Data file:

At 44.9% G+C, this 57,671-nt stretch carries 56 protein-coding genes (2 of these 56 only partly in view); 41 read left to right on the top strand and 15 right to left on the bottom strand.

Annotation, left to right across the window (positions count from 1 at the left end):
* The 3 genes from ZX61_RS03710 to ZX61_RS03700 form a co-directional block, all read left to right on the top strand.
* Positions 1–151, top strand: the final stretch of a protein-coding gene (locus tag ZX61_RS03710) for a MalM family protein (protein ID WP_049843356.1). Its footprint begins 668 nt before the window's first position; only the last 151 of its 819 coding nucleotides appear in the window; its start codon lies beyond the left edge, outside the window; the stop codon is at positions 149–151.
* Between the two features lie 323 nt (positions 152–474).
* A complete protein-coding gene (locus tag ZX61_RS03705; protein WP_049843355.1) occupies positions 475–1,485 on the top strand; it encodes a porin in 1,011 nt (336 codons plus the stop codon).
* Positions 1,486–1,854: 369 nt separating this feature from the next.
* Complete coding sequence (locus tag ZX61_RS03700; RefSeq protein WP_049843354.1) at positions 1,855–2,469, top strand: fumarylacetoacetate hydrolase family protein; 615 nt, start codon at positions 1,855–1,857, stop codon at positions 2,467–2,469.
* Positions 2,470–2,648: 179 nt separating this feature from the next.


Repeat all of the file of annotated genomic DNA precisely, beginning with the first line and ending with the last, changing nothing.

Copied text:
At 44.9% G+C, this 57,671-nt stretch carries 56 protein-coding genes (2 of these 56 only partly in view); 41 read left to right on the top strand and 15 right to left on the bottom strand.

Annotation, left to right across the window (positions count from 1 at the left end):
* The 3 genes from ZX61_RS03710 to ZX61_RS03700 form a co-directional block, all read left to right on the top strand.
* Positions 1–151, top strand: the final stretch of a protein-coding gene (locus tag ZX61_RS03710) for a MalM family protein (protein ID WP_049843356.1). Its footprint begins 668 nt before the window's first position; only the last 151 of its 819 coding nucleotides appear in the window; its start codon lies beyond the left edge, outside the window; the stop codon is at positions 149–151.
* Between the two features lie 323 nt (positions 152–474).
* A complete protein-coding gene (locus tag ZX61_RS03705; protein WP_049843355.1) occupies positions 475–1,485 on the top strand; it encodes a porin in 1,011 nt (336 codons plus the stop codon).
* Positions 1,486–1,854: 369 nt separating this feature from the next.
* Complete coding sequence (locus tag ZX61_RS03700; RefSeq protein WP_049843354.1) at positions 1,855–2,469, top strand: fumarylacetoacetate hydrolase family protein; 615 nt, start codon at positions 1,855–1,857, stop codon at positions 2,467–2,469.
* Positions 2,470–2,648: 179 nt separating this feature from the next.